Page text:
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Following the Numbers on Airpower

December 1, 2009

If you look to history to find answers for today’s concerns, you will come to some eye-opening conclusions. For instance, Frank Chadwick at Great History details the amazing Post-Vietnam transformation of the US Air Force which gave us war-winning platforms like the F-15, F-16, and the A-10 warplanes. When he gets to the part where the stealth bombers like the B-2 Spirit and the F-117 Nighthawk join the inventory, he notices something happening, such as the dramatic decline in numbers purchased. Then he brings us to today:

We have new generations of aircraft which are so expensive we cannot procure enough to even come close to replacing existing aircraft as they wear out. The B-2 Spirit bomber has a per-unit all-up procurement cost of over two billion dollars.

Two billion dollars per bomber!

As a result, aircraft buys are tiny – and not because we are starving the military. Our defense budget is larger than that of every other country on the planet combined, and we still can only afford a total of twenty B-2 Spirits. We have been buying a trickle of F-22 Raptors each year, and only managing that – as its cost escalated through the stratosphere – by robbing the procurement funds for the F-35 Lightning II.

The decision this year to shut down F-22 Raptor production and re-channel the available funds into F-35 Lightning II production shows an emerging glimmer of sanity. Unit costs on the Raptor have ended up at over 300 million dollars per aircraft, although if we cranked up the assembly lines and really started grinding them out we could get that down to about 150 million per aircraft. (Oh boy!)…

In 2007 we had to temporarily ground 700 older F-15 Eagles pending upgrades. We are currently in the unbelievable – and to the best of my knowledge unprecedented – position of having an air force which has an average aircraft age older than the average age of the warships currently in service with the US Navy!

Frank has more confidence in the Lightning II than yours truly, which I think overall might be getting us deeper in the hole, especially as the deployment time is slipping further away. We needed this plane about a decade ago, but progress waits for no one, and I am not sure but if the new UCAVs already in service might have displaced the need for a $60-$100  million manned jet fighter. About the best thing we can say concerning JSF, it is not a 20 year old airframe–except in concept.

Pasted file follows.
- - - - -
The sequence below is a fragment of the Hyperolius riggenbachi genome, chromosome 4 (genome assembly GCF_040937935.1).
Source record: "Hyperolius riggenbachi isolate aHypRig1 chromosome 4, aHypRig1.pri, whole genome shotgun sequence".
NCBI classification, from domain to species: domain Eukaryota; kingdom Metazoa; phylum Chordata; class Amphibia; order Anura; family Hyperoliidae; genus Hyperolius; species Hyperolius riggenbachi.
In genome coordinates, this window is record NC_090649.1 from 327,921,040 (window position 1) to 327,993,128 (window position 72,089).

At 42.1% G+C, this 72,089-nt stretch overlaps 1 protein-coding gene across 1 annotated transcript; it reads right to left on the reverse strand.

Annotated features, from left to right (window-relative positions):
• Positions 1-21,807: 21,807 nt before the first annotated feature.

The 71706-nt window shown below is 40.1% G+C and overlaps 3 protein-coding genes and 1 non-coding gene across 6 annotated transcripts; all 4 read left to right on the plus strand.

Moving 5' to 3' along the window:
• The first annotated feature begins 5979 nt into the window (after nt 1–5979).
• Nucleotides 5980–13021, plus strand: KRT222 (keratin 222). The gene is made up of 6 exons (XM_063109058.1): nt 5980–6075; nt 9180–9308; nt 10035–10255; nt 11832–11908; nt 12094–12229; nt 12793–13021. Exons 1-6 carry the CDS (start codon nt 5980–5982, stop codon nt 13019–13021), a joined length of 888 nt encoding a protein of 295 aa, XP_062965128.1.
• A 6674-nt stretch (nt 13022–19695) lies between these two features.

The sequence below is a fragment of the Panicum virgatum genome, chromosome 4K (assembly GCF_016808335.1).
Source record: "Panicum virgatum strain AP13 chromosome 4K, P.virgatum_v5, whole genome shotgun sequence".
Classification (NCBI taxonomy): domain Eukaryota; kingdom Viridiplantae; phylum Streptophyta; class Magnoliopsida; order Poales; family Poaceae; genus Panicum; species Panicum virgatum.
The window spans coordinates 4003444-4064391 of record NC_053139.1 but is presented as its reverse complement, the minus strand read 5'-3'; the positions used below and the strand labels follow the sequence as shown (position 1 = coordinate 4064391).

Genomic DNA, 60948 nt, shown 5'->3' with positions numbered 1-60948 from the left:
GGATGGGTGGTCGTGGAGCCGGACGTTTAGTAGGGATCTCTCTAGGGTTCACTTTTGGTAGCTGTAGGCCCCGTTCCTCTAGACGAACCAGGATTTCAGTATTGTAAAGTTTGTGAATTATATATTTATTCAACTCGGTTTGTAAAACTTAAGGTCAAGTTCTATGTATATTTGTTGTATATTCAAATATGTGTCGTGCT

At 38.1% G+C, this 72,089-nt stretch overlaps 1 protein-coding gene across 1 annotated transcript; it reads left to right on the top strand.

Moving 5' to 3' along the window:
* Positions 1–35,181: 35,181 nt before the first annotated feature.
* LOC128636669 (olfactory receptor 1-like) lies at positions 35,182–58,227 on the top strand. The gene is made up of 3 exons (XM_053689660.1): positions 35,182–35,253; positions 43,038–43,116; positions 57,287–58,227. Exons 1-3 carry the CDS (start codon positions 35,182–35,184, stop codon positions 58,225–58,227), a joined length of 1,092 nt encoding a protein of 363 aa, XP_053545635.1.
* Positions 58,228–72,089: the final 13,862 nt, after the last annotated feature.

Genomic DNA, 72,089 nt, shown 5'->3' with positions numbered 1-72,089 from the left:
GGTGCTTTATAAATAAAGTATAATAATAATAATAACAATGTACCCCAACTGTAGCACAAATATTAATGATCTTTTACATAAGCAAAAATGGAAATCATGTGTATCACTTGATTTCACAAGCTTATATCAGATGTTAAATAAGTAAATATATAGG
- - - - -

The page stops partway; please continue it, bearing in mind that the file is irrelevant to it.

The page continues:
The new warplanes are becoming harder to build while the drones are getting better and staying affordable. Plus you can buy fewer of them, without putting a pilot at risk or paying for the latter’s years of college and flying experience. Just as it did after Vietnam, technology saves the day! Interesting times…

15 Comments leave one →
  1. B.Smitty permalink
    December 3, 2009 12:50 pm


    Are you proposing flying AT-6s off of LHA/Ds?

  2. Tarl permalink
    December 3, 2009 2:42 am

    We didn’t stop building the B-2 because they were so expensive.

    They were so expensive because we stopped building them.

  3. elgatoso permalink
    December 2, 2009 3:36 pm

    HUdson,You said ‘Their basic design, however, is a good one–based on a German piston driven plane near the end of the war. Allied pilots flew a couple of them, and they walked away from the Mustang ‘care to give some more information?.I am curious about WW2 german tech.

  4. Chuck Hill permalink
    December 2, 2009 1:43 pm

    The T-6 (Pilatus PV-9) is being looked at as a potential COIN Aircraft. It is needed to escort MV-22s.

  5. Jed permalink
    December 2, 2009 12:37 pm

    I included the Stavatti Machette links as a bit of ‘devils advocate’ but if you believe thier blurb it is a highly developed design that they do intend to build – of course whether that happens or not is a different matter ! Nice concept though :-)

  6. B.Smitty permalink
    December 2, 2009 11:46 am

    Oops, should have read “Hear hear”.

  7. B.Smitty permalink
    December 2, 2009 11:33 am

    Joe said,”But intellectual honesty should demand that numbers be presented fairly and facts dealt with honestly…something that doesn’t always happen.